From the Task Force public meeting of September 10, 2003 (Series 2003-04, #4)

The Point home and sub pages. site incl. plans
City/Dept. of Environment site with city plan updates
Point Wkg Group (Mediator's) website:

The huge inflow of letters to the Herald are cached in
Alderman Hairston's email. To Alderman's website- find City Council and scroll to name.

Mid-2003-March 2004 Series:
1: July 13 Task Force Preservation and Access Plan
2: Reports and text, views and links to view plans

3: City counter/compromise plan, reinstated January 28, 2004
4: [This page:] September 10 public briefing and summary
5: Reports of the Mediator of the Working Group meetings

6: Reports and Appeals March-December 2003
7: Reports, Appeals, Press from Jan.-Feb. breakdown period, incl. Mediator's Statement
8: Point dispute-statements-coverage-Rossi late Feb./March 2004
9: The March 9 summit and costing tasks to lead to final working group report due April 15
10: Listing on the '10 Most Endangered list; disputes over plans and 1994 Memorandum
11: Latest Promontory Point news, Expectations for resumed talks, perspectives
12: Key parts of the Mediator's final Report, May 2004

Report on the September 10 meeting called by the Task Force to review access issues plus durability vs longevity and where we go now.
by Gary Ossewaarde

Jack Spicer gave opening remarks then turned the meeting over to Greg Lane. Lane reported that the Summer Mobile police unit has given reasonable warning to swimmers, advising them that the swim season and lifeguards departed Labor Day.

In negotiating sessions with the park district/city team, the Task Force has been working on four issues, starting with the first:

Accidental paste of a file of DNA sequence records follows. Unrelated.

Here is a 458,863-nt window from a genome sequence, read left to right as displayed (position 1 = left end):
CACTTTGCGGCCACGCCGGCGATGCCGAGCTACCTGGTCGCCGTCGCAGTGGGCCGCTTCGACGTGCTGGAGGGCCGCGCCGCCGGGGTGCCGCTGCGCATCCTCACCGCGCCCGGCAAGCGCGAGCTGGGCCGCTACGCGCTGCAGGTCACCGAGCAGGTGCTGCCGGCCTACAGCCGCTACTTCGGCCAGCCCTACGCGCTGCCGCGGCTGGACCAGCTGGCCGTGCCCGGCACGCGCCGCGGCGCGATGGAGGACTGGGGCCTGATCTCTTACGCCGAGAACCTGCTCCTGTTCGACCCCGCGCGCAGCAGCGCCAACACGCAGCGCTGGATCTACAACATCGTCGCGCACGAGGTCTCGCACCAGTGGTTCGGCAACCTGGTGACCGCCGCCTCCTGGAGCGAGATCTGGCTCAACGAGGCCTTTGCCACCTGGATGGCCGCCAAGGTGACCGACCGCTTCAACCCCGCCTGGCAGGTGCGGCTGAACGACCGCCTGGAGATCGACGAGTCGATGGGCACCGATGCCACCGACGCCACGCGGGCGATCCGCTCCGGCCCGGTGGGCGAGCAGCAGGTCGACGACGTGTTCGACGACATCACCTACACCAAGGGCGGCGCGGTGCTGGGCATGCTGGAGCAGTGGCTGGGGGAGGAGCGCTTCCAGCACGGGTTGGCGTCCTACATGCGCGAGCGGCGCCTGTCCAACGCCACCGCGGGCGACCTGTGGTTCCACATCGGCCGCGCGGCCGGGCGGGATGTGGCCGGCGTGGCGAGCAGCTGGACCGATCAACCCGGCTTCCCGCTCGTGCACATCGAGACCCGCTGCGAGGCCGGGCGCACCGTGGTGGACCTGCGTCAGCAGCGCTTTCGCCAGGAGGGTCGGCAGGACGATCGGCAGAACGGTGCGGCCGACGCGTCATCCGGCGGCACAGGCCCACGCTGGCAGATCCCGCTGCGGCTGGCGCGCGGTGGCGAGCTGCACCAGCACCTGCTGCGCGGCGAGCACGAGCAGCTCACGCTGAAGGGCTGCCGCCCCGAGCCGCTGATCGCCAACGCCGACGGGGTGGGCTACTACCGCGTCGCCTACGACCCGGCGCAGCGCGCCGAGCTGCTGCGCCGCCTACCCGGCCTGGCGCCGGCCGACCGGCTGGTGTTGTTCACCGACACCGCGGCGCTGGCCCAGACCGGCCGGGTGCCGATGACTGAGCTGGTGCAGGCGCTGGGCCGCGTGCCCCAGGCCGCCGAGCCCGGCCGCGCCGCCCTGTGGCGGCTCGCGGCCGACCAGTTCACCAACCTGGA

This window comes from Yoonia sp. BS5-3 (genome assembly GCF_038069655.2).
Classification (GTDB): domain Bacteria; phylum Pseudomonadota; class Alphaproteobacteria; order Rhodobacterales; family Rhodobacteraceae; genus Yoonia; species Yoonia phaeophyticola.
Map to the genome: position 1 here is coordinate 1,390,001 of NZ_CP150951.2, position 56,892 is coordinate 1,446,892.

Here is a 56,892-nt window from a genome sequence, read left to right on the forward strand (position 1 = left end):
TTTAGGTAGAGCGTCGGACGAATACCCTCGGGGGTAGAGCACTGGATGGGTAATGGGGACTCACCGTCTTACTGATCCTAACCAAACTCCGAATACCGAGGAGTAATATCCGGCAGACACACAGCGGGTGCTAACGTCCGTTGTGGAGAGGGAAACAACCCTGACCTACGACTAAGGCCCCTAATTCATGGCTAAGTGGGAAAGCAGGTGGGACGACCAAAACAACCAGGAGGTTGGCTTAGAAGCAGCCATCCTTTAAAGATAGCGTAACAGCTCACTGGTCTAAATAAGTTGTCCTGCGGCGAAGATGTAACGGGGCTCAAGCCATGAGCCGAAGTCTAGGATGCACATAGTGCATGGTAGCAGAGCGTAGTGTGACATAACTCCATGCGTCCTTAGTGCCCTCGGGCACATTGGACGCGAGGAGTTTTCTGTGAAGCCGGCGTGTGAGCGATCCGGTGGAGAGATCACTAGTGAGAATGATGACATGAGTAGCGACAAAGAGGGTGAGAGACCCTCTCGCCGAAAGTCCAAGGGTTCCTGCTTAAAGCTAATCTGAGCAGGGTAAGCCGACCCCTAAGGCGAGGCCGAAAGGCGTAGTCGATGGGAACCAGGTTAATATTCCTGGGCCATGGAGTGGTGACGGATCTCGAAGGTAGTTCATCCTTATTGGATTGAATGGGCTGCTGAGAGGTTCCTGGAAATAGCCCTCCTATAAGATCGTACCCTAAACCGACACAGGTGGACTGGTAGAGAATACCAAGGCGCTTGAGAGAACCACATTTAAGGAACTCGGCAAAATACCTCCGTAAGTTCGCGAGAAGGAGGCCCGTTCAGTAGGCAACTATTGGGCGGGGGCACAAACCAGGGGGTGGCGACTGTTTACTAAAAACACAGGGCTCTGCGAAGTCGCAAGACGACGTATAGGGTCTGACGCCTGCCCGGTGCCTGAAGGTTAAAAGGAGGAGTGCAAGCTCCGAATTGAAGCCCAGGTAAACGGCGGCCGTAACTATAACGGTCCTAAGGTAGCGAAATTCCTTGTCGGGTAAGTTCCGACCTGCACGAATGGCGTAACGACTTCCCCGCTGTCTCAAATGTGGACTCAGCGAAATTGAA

Lane said that differences between the sides can be summarized in the terms used to denote some of the issues listed above: The district (which is taking the lead in the project) thinks in terms of universal access for the disabled, the Task Force in terms of access for persons with varied abilities, including children and the elderly. The district engineers think in terms of durability of the structure at any given moment, the Task Force in terms of longevity- how long will it last without failures? The district

wants to talk about best materials, the Task Force of materials in the context of preservation and a preservation plan reflecting what the community has said it wants to see and use at the Point.

For access, the Task Force is skeptical of depending only on ramps to get down, while the district is skeptical of ramps into the water. Both sides are discussing the whats and hows of modest steps downward and of ability to step into the water. (The Task Force has not abandoned its hopes that a way can be found for people in wheelchairs to get into the water and is seeking ideas.) The Task Force points out the wide range of disabilities revetment users have. 16 percent of people under 65 are in some way disabled; only 10 percent of these are in wheelchairs. Of the population over 65, 40 percent are disabled, with only 15 percent of these using wheelchairs.

Both sides support a smooth path following the revetment above the rocks and are looking at modest-step ways to to get down to the promenade. The district offers a total 600 feet of easy access, either a few long stretches or several short (50-foot) sections where limestone blocks provide stepping stones down into the water, with intervening sections having "blasted rock" limestone (larger chunks than "toestone") covering to about the top of the sheet wall water's edge. According to Lane, the district is beginning to see the importance of human-scale approaches, whether down the steps or into the water. But they are reluctant to use blocks into the water along the whole perimeter, especially if this might require purchase of limestone blocks.